Wilmington Emphasizes Workforce Housing, New Building At Castle Street Site
Apr 12, 2019
Story by: Adam Wagner, posted on StarNews.com
Wilmington’s request for proposals for the former Wave Transit bus depot at 1110 Castle St. provides some clues as to how the city will evaluate plans for the site, with affordable housing and other public purposes making up a quarter of the evaluation.
“Proposals including workforce residential uses are encouraged and are likely to receive preference in consideration,” the city’s request states, adding a 2017 resolution requires city-owned property that will be developed for housing to include workforce — or affordable — housing.
In follow up emails with interested parties, Erris Dunston, the city’s assistant to the city manager for economic development, clarified the city defines workforce housing as that targeted to families or individuals who meet 80 percent of the median household income per HUD data — or $57,760.
Other factors that will be considered as part of the review includes evaluation of the proposed plan and the applicants’ qualification — each of which will make up 30 percent of the review, while the applicants’ financial ability to complete the proposal will be worth 15 percent of the review. The city would also like to see an additional building on the site, and will consider commercial residential and mixed use projects.
Wilmington has tried to find a use for the old bus depot since 2007, when council first offered it to Wilmington Southside Community Development, Inc., a local nonprofit whose plans for the site fell through, in large measure because of a lack of funding.
More than a dozen parties have expressed interest in the Castle Street property, including nonprofits such as Cape Fear Habitat for Humanity and for-profit entities such as Cape Fear Commercial and Cameron Management. Tru Colors, which created a nonprofit in an unsuccessful effort to sway the city to sell it the property directly without considering other proposals by claiming it would serve a public purpose, has also maintained interest.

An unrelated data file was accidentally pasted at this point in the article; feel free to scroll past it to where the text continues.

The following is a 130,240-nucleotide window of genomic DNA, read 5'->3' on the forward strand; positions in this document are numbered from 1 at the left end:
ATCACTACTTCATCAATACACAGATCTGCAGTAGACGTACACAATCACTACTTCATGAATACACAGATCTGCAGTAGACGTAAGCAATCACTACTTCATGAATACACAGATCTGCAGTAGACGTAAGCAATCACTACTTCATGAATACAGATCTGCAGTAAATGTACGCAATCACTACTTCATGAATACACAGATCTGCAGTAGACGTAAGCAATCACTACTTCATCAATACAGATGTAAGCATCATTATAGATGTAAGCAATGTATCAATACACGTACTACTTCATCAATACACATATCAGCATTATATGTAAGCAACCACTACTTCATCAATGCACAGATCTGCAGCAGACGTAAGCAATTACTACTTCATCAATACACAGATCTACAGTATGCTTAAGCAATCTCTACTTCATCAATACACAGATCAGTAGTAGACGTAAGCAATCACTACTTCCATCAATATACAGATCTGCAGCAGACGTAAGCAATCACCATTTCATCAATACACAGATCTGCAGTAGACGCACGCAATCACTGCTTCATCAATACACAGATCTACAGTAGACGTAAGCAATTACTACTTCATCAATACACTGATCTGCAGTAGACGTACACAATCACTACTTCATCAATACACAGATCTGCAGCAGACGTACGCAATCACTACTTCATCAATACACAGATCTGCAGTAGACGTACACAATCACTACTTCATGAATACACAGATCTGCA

Friday, the only sound at the site was a tarp flapping in the wind on the roof of one of the former bus garages.
Another element that will be considered in the city’s review is the addition of a third building to the 1.5-acre site, which includes a pair of 8,650-square-foot structures backed up to the edge of the sides of the property near 12th and Castle.
Castle Street is, according to the city’s comprehensive plan, a Main Street, which encourages plans to have entrances along and interact with the street they are on.
“The existing buildings are built to the property line,” the proposal states. “A proposal including adding a building to the site that will provide street activation will be preferred.”
Other questions Dunston answered for interested parties included whether the city has plans of the site — they don’t, but they’re willing to offer applicants access to the site so they can prepare drawings; and whether the city is willing to assume the risk of ensuring a clean site. While the city is not willing to assume that risk, Dunston wrote, it is willing to provide a 2014 environmental report showing environmental contamination has been “administratively resolved.”
The city will also, per the proposal, have an above-ground fuel tank and island canopy on the site’s 11th Street side removed.
According to a timeline outlined in the request, responses to the request for proposals are due by May 15, with interviews with applicants conducted the week of June 3. City council is expected, according to the timeline, to award its preferred proposal during its June 18 meeting.